The agency I work through booked me for a job today then it cancelled 12 minutes later. Obviously, I didn’t miss any work in the 12 minutes I was “confirmed” but now they’re asking me to not charge a cancellation fee. The message they sent me says “Would you mind not charging for this cancellation considering how short the window was? We’re not charging the client for it. We will definitely make it up to you! Love your _______ family”.

Should I charge them or not? Our agreement says if a job cancels in 24 hours I can bill.

First of all, gross. Any agency who calls us “family” gets the following email. To date I’ve sent it twice in different iterations. 

“To clarify our relationship: I am a contractor who supplies services to your company in a business to business context. I am not an employee, nor am I apart of your corporate culture and I am not a relative of anyone within the organization. While I do very much enjoy our rapport and the relationship we’ve built, please refrain from referring to our relationship as anything other than a business relationship. Understand that while I enjoy you personally, the Department of Labor, The IRS and myself insist on adhering to the boundaries of a business relationship in the workplace/within the context of our contracted agreement. If you have any questions, please don’t hesitate to reach out. Of course I am very much looking forward to our continued partnership. 

Referring to contractors as family to guilt them into literally anything is grossly exploitive and I’m quite sure the government would agree. 

I also had a VRS provider do this to me after making me beg for weeks to pick up hours that were available at night time. Their reasoning for making me wait 6 months was that I wore headphones into the center (which was perfectly permissible) and that they felt that action would lead to me using my cell phone on calls. When they asked me to come in and help out (because we’re family) on a holiday weekend they were short staffed for, I reminded them. We’re not family, we’re professionals. Do not ask me for a discount, extended effort or a favor on these grounds if you wouldn’t do the same for your lawyer. Certainly not when I’m the one doling out all the favors.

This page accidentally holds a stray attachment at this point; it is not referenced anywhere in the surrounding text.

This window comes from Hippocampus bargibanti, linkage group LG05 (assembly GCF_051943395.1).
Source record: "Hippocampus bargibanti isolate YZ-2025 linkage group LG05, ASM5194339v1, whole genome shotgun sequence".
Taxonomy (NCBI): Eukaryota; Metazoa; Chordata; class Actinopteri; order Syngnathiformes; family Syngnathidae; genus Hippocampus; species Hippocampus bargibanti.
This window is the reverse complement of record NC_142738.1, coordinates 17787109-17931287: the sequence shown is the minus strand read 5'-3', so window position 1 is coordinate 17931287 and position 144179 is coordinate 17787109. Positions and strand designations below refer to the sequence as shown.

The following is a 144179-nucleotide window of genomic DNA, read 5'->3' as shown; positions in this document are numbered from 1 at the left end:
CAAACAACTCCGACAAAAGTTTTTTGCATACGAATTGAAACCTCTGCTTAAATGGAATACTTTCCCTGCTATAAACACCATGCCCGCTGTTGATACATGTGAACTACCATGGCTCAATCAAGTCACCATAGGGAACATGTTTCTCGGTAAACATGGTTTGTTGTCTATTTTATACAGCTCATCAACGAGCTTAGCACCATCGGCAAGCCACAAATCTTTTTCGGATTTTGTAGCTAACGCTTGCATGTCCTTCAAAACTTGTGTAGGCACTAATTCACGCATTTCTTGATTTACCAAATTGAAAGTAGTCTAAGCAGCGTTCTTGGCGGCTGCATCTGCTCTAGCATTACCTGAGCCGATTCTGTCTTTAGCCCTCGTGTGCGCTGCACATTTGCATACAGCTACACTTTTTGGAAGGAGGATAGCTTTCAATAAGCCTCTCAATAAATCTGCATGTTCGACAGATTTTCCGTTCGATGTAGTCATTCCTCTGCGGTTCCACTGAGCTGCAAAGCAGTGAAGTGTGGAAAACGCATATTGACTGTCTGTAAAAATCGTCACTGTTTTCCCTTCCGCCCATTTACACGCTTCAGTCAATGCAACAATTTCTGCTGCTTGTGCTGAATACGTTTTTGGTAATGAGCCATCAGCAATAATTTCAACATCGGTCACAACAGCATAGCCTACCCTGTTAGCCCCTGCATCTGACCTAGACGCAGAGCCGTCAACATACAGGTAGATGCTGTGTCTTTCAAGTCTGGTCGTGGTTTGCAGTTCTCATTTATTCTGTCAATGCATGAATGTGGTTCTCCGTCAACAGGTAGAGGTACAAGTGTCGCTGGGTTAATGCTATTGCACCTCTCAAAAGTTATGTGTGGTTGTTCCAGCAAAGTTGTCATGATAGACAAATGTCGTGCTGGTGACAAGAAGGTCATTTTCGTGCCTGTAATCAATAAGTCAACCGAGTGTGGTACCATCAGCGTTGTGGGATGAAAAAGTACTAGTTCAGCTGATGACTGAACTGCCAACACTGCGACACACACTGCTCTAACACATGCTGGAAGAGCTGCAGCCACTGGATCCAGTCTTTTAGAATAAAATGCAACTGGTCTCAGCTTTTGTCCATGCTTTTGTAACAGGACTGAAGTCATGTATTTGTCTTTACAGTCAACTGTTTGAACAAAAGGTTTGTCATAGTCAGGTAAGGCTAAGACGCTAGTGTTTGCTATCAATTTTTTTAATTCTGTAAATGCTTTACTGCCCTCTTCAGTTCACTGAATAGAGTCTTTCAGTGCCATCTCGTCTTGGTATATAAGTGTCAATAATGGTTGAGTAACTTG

To you question however… For me personally, it would largely depend on the current state of our relationship. Are we in good shape? Did I have to skip out of a job early the week before but they paid me for the full time or were they late with a check two weeks ago? While I think it’s entirely up to you, the contract you signed says you can bill for it. It fails to mention anything about family I am certain and I would assume it doesn’t say anything about a minimum amount of time since confirming for the provision to be enactable. 

Some ways you can frame it back to them are, this is a precedent that as a field we are working very hard to maintain. As an organization working in the community and shaping the industry, best practices would be to remain firm on the contract and pay the fee. You can also bargain for additional work. Feel free to inform them that this is work you counted on and it did in fact remove you from the market even if briefly. Your comment of “obviously” to me is a point I’d argue. Work moves fast in this field and we often have minutes to grab a gig before it’s gone. I don’t mean this as a rebuke but I think your statement is intentionally kind to them when if you considered past jobs you’ve nabbed in the moment, you might realize that it could have cost you more than a cancellation. Luckily, it didn’t. 

On the flip side of that is in regards to the speed of coordination. If you’ve ever seen the inner workings of a larger agency, it moves at a pace not unlike the stock exchange. If they booked you into the gig and you were taken off of their available roster, there is a good chance that someone else was booked into a gig at the same time that previously would have conflicted with your 12 minute commitment.

Years ago, I had an agency do this exact same thing and expect me not to bill on a very large job. I was completely devastated because at the time I really needed the money. I think I was billing like $28/hour-ish as a new interpreter with two years in. The job was an all day gig and I knew they were going to bill for it anyway. I had no backbone so I agreed not to and as soon as I hung up the phone I thought of all the times when I had needed some support in one way or another and they left me high and dry. While I’m not one to believe so much in an eye for an eye and I was certainly not seeking redemption… I was however reminded that I was the one in the relationship expected to do good business, on their terms. I factored it into other asks that followed and I think had I been smarter about it, I could have replaced the work with something in the same range.

In situations like this, perspective is key. If you have direct clients or if that’s where you want to start shifting your focus, perhaps allow this to be the motivation you need to start reaching out. Begin prospecting, let the annoyance that this situation is push you through the first few no’s you receive until someone says yes and cuts you a check.

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